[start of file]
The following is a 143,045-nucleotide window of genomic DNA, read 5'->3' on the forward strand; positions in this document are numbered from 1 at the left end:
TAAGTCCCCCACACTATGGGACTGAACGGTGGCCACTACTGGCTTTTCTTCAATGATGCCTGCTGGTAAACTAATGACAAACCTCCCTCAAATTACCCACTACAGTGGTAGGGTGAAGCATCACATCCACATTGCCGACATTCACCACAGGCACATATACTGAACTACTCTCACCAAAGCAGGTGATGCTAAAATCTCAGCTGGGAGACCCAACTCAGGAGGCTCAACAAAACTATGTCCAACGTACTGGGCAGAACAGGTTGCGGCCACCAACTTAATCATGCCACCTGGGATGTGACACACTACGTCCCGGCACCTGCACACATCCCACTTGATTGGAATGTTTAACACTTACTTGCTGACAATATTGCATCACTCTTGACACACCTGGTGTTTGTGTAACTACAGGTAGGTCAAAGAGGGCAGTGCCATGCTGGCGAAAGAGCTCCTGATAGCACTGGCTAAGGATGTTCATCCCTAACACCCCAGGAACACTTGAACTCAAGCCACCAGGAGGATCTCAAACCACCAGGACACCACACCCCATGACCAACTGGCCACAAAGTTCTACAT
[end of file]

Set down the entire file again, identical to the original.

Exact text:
The following is a 143,045-nucleotide window of genomic DNA, read 5'->3' on the forward strand; positions in this document are numbered from 1 at the left end:
TAAGTCCCCCACACTATGGGACTGAACGGTGGCCACTACTGGCTTTTCTTCAATGATGCCTGCTGGTAAACTAATGACAAACCTCCCTCAAATTACCCACTACAGTGGTAGGGTGAAGCATCACATCCACATTGCCGACATTCACCACAGGCACATATACTGAACTACTCTCACCAAAGCAGGTGATGCTAAAATCTCAGCTGGGAGACCCAACTCAGGAGGCTCAACAAAACTATGTCCAACGTACTGGGCAGAACAGGTTGCGGCCACCAACTTAATCATGCCACCTGGGATGTGACACACTACGTCCCGGCACCTGCACACATCCCACTTGATTGGAATGTTTAACACTTACTTGCTGACAATATTGCATCACTCTTGACACACCTGGTGTTTGTGTAACTACAGGTAGGTCAAAGAGGGCAGTGCCATGCTGGCGAAAGAGCTCCTGATAGCACTGGCTAAGGATGTTCATCCCTAACACCCCAGGAACACTTGAACTCAAGCCACCAGGAGGATCTCAAACCACCAGGACACCACACCCCATGACCAACTGGCCACAAAGTTCTACAT